Atlanta Foreclosed Homes Contained by Wells Fargo

The number of Atlanta foreclosed homes arising from the mortgage lending operations of Wells Fargo and acquired bank Wachovia has been curbed because of prudent lending policies and loan modification efforts by the bank, according to John Stumpf, chief executive of California-based Wells Fargo, who visited Atlanta recently and talked with Atlanta reporters.

According to Stumpf, Wells Fargo did not make pay option adjustable mortgage loans during the housing boom despite the strong clamor for option ARMs. The CEO said that because Wells Fargo stuck to its conservative lending policies and credit culture, it was not hurt as badly as the other major banks which made a lot of ARMs.

Stumpf also claimed that it has modified more than 400,000 mortgage loans this year and has been modifying about 2,000 home loans every day. He added that he and his executives are considering modifying the home loans of homeowners who are updated in their payments but are having difficulties in making their payments. The CEO explained that starting loan modification discussions before borrowers default may help prevent defaults and foreclosures.

During his visit, Stump talked about Wachovia Bank, the second biggest bank in Atlanta based on total deposits. Wells Fargo acquired Wachovia in 2008.

Although Atlanta foreclosed homes contributed to the troubles of Wachovia, bad commercial and industrial loans had a greater role in its collapse. Stumpf explained that Wachovia has been pursuing foreclosures on troubled commercial properties to enable it to move forward.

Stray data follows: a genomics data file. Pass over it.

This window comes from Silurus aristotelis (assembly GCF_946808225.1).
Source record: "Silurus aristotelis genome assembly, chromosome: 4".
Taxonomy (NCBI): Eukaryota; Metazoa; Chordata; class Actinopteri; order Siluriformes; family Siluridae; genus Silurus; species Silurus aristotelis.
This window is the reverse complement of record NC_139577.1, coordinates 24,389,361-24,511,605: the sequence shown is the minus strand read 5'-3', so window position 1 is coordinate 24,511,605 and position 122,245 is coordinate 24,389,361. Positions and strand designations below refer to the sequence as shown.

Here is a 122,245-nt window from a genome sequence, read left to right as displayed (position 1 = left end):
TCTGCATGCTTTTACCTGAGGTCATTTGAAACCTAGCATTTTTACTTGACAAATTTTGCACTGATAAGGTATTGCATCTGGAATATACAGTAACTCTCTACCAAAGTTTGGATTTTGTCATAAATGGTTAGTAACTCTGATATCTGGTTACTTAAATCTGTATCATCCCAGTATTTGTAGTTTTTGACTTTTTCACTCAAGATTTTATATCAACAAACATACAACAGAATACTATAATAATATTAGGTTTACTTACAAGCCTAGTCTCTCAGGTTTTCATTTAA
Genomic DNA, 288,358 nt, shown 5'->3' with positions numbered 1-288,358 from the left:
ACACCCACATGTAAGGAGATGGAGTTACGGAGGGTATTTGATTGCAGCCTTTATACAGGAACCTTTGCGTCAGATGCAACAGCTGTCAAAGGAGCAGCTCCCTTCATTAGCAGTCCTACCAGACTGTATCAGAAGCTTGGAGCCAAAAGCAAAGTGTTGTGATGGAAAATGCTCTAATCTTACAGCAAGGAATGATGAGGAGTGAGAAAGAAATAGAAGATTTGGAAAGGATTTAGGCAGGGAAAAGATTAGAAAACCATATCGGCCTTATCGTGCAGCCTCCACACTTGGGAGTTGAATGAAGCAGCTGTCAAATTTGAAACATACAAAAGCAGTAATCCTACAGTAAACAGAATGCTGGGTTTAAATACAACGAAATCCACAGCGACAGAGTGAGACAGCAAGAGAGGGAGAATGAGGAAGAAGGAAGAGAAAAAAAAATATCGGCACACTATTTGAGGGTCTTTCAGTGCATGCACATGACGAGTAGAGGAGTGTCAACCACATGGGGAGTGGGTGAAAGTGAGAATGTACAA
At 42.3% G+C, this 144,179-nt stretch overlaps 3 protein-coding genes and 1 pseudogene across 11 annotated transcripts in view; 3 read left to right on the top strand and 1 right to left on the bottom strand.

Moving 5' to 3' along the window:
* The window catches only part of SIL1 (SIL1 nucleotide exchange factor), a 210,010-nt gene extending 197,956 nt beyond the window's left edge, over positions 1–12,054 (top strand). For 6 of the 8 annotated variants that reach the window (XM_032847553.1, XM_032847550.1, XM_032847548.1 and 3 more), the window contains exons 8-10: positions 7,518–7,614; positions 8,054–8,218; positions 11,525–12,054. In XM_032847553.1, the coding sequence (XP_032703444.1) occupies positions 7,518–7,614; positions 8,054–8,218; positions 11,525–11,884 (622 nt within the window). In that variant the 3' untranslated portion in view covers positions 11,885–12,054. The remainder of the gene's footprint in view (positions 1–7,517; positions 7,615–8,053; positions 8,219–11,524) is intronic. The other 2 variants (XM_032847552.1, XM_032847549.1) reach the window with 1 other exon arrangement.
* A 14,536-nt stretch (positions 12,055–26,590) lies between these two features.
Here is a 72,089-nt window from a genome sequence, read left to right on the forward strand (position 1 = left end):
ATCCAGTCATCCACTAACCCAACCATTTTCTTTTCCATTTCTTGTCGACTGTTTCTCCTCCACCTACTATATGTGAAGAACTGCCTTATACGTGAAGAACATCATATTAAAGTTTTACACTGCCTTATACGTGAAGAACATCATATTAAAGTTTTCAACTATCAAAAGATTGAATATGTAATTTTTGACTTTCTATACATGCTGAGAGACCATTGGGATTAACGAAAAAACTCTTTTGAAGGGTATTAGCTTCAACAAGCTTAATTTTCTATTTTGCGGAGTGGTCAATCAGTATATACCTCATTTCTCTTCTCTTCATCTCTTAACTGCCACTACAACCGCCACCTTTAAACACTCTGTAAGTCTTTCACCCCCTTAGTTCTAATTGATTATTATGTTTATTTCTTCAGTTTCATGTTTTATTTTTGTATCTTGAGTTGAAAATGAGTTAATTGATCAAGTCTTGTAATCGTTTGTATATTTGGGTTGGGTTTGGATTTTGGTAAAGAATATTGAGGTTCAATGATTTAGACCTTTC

He added that the commercial property loan portfolio of Wells Fargo is among the finest in the U.S. and it is able to help Wachovia weather its difficulties. The worst loans were also written down in 2008 when Wells Fargo acquired Wachovia. But Wells Fargo still needs to monitor the commercial portfolio of Wachovia because of the soaring office vacancy rates in Atlanta.

Wachovia operates over 280 branches in Atlanta and other parts of Georgia, which will be rebranded soon after Wells Fargo completes its rebranding efforts in other states where it has fierce competition, such as in Nevada, Texas and California. In Georgia, Wachovia has been a strong brand, second only to SunTrust Banks.

Lastly, Stumpf said that he has high hopes for Atlanta. He reiterated that the quality and diversity of the workforce, the entrepreneurial spirit of residents and the location of Atlanta are positive factors for recovery and growth.

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